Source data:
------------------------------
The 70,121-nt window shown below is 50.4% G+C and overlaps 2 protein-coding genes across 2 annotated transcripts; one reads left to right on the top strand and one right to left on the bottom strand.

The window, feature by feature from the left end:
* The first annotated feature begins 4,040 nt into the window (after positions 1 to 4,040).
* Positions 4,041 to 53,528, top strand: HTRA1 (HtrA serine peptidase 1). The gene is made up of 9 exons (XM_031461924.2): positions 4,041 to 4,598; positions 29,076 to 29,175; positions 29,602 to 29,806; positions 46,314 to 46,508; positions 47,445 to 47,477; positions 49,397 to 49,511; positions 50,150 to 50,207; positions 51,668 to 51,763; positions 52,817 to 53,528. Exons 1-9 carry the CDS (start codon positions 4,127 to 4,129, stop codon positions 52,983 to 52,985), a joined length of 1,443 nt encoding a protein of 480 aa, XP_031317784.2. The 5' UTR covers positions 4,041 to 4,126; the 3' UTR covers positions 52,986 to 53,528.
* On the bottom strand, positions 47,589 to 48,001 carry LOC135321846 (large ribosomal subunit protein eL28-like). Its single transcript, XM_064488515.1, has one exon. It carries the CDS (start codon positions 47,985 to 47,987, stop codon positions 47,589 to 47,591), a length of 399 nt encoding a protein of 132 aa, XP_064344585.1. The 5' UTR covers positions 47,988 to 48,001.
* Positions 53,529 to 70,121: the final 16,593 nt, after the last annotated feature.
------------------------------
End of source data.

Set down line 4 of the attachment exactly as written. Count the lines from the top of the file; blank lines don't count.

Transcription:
* Positions 4,041 to 53,528, top strand: HTRA1 (HtrA serine peptidase 1). The gene is made up of 9 exons (XM_031461924.2): positions 4,041 to 4,598; positions 29,076 to 29,175; positions 29,602 to 29,806; positions 46,314 to 46,508; positions 47,445 to 47,477; positions 49,397 to 49,511; positions 50,150 to 50,207; positions 51,668 to 51,763; positions 52,817 to 53,528. Exons 1-9 carry the CDS (start codon positions 4,127 to 4,129, stop codon positions 52,983 to 52,985), a joined length of 1,443 nt encoding a protein of 480 aa, XP_031317784.2. The 5' UTR covers positions 4,041 to 4,126; the 3' UTR covers positions 52,986 to 53,528.